887 F.2d 124 (7th Cir. 1989), 88-3019, Schnellbaecher v. Baskin Clothing Co.

Docket Nº:88-3019.
Citation:887 F.2d 124
Party Name:Jean SCHNELLBAECHER and Marcia Brandt, et al., Plaintiffs-Appellants, v. BASKIN CLOTHING COMPANY and Hartmarx Specialty Stores, Inc., Defendants-Appellees.
Case Date:October 05, 1989
Court:United States Courts of Appeals, Court of Appeals for the Seventh Circuit

Page 124

887 F.2d 124 (7th Cir. 1989)

Jean SCHNELLBAECHER and Marcia Brandt, et al., Plaintiffs-Appellants,


BASKIN CLOTHING COMPANY and Hartmarx Specialty Stores, Inc.,


No. 88-3019.

United States Court of Appeals, Seventh Circuit

October 5, 1989

Argued April 6, 1989.

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Lynn A. Williams, Michael K. Havrilesko, Williams & McCarthy, Rockford, Ill., for plaintiffs-appellants.

Gary D. Ashman, Grace A. Newton, Carey M. Stein, Cynthia N. Burman, Hartmarx Corp., Chicago, Ill., for defendants-appellees.

Before WOOD, Jr., MANION, and KANNE, Circuit Judges.

KANNE, Circuit Judge.

The individual plaintiffs-appellants in this case, Jean Schnellbaecher and Marcia Brandt, were employees of the Baskin Clothing Store in Rockford, Illinois. In 1986, both plaintiffs, who are women, were denied a promotion to a sales position offering increased salary and commissions.

On July 22, 1986, plaintiffs filed pro se charges with the Equal Employment Opportunity Commission ("EEOC") against Baskin. They asserted violations by Baskin of Title VII and the Equal Pay Act. Brandt and Schnellbaecher claim that a less-qualified male was hired for the position in question and the reason they were given was "that a woman is to make less than a man because a woman does not have to support a family." This charge named only Baskin, and not its parent corporation, Hartmarx Specialty Stores, Inc. ("HSSI"). HSSI, however, determines Baskin's personnel policies and both entities have the same attorneys, and thus HSSI had notice of the charges against Baskin. On January 29, 1987, the EEOC sent a questionnaire to Baskin, which sought payroll

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records for all sales persons and an explanation for the differences between the salaries of male and female sales persons. Counsel for HSSI had notice of this questionnaire. On the following day, however, the EEOC issued a right-to-sue letter for each charge to plaintiffs. In March of 1987, the plaintiffs filed an Equal Pay Act lawsuit, which is separate from this suit, in the Northern District of Illinois.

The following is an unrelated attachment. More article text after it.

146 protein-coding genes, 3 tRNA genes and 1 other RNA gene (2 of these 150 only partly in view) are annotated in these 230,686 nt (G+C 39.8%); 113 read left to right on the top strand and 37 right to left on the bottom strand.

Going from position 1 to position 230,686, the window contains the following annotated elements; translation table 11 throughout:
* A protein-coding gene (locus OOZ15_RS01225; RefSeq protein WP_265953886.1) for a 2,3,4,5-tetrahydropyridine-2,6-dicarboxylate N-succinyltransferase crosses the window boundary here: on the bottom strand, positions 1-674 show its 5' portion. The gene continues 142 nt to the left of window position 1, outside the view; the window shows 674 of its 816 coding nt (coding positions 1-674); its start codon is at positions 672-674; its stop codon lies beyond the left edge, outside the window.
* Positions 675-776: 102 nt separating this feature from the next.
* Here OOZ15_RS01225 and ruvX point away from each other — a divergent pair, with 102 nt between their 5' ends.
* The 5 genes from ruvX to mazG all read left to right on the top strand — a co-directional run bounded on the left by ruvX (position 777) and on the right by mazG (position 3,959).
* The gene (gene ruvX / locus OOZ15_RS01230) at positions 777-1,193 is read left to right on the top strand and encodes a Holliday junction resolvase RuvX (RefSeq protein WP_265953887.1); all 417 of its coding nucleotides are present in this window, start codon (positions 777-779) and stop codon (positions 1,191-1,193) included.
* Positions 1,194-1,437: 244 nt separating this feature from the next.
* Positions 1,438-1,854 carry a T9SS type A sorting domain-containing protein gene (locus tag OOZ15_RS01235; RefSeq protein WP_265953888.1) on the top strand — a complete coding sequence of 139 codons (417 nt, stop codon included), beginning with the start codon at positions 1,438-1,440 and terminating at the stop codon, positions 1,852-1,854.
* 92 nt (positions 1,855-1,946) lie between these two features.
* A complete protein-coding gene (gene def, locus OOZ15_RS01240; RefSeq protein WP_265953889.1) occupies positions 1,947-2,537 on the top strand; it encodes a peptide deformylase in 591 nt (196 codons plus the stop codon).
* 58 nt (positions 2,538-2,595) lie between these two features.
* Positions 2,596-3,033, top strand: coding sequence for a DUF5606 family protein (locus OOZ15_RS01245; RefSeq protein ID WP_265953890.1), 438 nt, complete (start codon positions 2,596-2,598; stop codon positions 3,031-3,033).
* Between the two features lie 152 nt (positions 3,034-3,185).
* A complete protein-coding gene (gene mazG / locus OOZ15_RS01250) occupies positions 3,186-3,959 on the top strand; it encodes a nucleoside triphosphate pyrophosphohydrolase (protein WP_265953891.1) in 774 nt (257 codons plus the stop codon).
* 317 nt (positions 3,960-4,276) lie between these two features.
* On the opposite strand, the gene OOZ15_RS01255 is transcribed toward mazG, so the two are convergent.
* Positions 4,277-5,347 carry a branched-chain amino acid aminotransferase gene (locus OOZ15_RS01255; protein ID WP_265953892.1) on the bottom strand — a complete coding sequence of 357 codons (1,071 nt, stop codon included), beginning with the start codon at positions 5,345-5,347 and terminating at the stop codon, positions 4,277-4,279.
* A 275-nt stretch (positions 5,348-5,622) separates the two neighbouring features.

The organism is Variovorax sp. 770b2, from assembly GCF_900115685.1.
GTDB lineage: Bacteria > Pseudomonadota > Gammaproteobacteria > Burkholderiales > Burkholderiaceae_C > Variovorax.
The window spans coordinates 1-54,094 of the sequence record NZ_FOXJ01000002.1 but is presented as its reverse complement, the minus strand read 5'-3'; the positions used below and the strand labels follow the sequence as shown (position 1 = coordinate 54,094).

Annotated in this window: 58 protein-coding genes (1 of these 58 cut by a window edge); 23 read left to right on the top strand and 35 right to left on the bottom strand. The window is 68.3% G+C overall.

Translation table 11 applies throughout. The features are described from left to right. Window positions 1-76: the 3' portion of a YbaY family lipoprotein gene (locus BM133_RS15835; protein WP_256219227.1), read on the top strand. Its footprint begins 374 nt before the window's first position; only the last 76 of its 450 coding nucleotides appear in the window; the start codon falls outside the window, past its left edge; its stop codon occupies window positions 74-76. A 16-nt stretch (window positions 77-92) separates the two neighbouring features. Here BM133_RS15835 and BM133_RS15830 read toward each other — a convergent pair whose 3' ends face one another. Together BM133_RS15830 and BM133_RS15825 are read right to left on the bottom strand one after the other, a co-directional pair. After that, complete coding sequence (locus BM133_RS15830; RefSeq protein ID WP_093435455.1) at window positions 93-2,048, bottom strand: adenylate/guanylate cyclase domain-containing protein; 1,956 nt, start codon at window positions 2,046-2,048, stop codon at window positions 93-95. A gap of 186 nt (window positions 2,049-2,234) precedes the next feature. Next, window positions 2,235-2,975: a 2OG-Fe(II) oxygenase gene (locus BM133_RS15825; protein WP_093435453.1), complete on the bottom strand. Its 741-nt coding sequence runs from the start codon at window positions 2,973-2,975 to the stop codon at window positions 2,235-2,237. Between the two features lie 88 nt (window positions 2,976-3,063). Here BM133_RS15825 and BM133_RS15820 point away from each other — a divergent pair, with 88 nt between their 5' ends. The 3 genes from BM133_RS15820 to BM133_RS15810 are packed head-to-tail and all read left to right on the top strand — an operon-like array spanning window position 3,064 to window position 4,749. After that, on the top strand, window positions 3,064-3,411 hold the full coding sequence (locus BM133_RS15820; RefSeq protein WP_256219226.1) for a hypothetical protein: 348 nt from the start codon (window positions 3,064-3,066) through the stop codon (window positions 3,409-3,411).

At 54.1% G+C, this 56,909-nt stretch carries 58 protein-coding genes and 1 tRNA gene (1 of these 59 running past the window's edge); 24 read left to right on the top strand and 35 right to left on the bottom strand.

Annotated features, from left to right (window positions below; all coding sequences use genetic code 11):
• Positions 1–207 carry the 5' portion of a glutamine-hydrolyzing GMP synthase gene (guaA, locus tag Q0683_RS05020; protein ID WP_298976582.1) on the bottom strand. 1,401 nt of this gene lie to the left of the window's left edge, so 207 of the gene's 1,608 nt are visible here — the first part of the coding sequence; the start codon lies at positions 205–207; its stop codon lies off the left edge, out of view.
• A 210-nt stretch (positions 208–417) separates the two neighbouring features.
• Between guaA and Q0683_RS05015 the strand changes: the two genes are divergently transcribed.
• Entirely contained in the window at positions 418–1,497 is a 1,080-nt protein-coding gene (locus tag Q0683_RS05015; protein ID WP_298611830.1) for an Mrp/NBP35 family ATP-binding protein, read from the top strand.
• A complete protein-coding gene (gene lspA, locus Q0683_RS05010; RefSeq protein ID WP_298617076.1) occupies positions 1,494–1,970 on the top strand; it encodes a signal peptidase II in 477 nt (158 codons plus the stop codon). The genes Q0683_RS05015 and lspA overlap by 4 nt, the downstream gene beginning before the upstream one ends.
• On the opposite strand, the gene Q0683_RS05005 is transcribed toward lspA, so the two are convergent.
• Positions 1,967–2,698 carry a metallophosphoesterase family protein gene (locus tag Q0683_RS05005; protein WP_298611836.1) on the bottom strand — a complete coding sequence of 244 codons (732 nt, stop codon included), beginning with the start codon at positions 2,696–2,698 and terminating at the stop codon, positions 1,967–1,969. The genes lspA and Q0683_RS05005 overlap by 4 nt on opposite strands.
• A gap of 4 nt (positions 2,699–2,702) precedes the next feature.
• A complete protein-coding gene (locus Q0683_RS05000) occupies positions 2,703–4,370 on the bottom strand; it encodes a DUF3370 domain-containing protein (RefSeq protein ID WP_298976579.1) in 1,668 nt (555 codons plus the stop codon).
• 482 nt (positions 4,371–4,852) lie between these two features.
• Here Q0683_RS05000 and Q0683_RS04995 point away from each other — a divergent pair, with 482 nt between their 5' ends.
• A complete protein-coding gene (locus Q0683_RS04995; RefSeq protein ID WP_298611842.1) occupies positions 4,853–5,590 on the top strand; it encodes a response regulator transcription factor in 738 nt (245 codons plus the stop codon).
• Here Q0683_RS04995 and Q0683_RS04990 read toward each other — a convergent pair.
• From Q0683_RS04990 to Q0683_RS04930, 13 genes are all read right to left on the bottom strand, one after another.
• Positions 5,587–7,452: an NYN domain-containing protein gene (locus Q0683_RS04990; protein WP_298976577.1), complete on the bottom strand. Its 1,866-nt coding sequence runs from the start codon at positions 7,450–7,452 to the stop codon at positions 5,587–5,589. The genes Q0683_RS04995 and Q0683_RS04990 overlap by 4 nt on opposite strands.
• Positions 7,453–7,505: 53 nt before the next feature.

By letter dated April 24, 1987, the plaintiffs' lawyer transmitted to the EEOC revised versions of the plaintiffs' original charges. In these revised charges, which plaintiff asked the EEOC to treat either as amended charges or as new charges, HSSI was added as a respondent, and plaintiffs alleged class-wide discrimination by the defendants against women. Five days later, plaintiffs filed this Title VII lawsuit against Baskin and HSSI, alleging both individual and class-wide discrimination in a three-count complaint.

The district court first dismissed the individual charges against both HSSI and Baskin. It observed that because HSSI had common corporate offices, corporate counsel and managerial staffs with Baskin, it had adequate notice of the original charges, and that with respect to the original charges, HSSI "may well have been provided with an opportunity to participate in conciliation." The court observed, however, that the charges alleging individual discrimination "are covered by the [Equal Pay Act] suit concurrently pending in this court."

The district court also dismissed plaintiffs' class-wide claim on the ground that neither HSSI nor Baskin had any opportunity to participate in conciliation regarding these claims. The court opined that the class-wide allegations were not properly before it because charges which contained explicit class allegations were not "filed at all or recognized by the EEOC." Thus, the district court dismissed the class-wide allegations in their entirety as to both defendants. The plaintiffs appeal.


First, we will consider whether the district court properly dismissed the class-wide suit and the suit against HSSI under the EEOC's original charges. Cf. Eggleston v. Chicago Journeymen Plumbers' Local Union No. 130, 657 F.2d 890, 905 n. 29 (7th Cir.1981), cert. denied, 455 U.S. 1017, 102 S.Ct. 1710, 72 L.Ed.2d 134 (1982). Because we conclude that under the original charges the district court properly dismissed HSSI and the class-wide allegations, we will address whether dismissal was proper under the "amended charges," or rather, whether the charge properly was amended before the filing of the complaint.

Dismissal of HSSI

Ordinarily, a party not named in an EEOC charge may not be sued under Title VII. 42 U.S.C. Sec. 2000e-5; LeBeau v. Libbey-Owens-Ford Co., 484 F.2d 798, 799 (7th Cir.1973). Although this requirement is not jurisdictional, but rather is like a statute of limitations, in that it is subject to waiver, estoppel, and equitable tolling, Zipes v. Trans World Airlines, Inc., 455 U.S. 385, 393, 102 S.Ct. 1127, 1132, 71 L.Ed.2d 234 (1982), none of these considerations apply here. See also Babrocky v. Jewel Food Co., 773 F.2d 857, 864 (7th Cir.1985) ("the requirement that the scope of the EEOC charge limit the scope of the subsequent complaint is in the nature of a condition precedent with which litigants must comply rather than constituting a component of subject...

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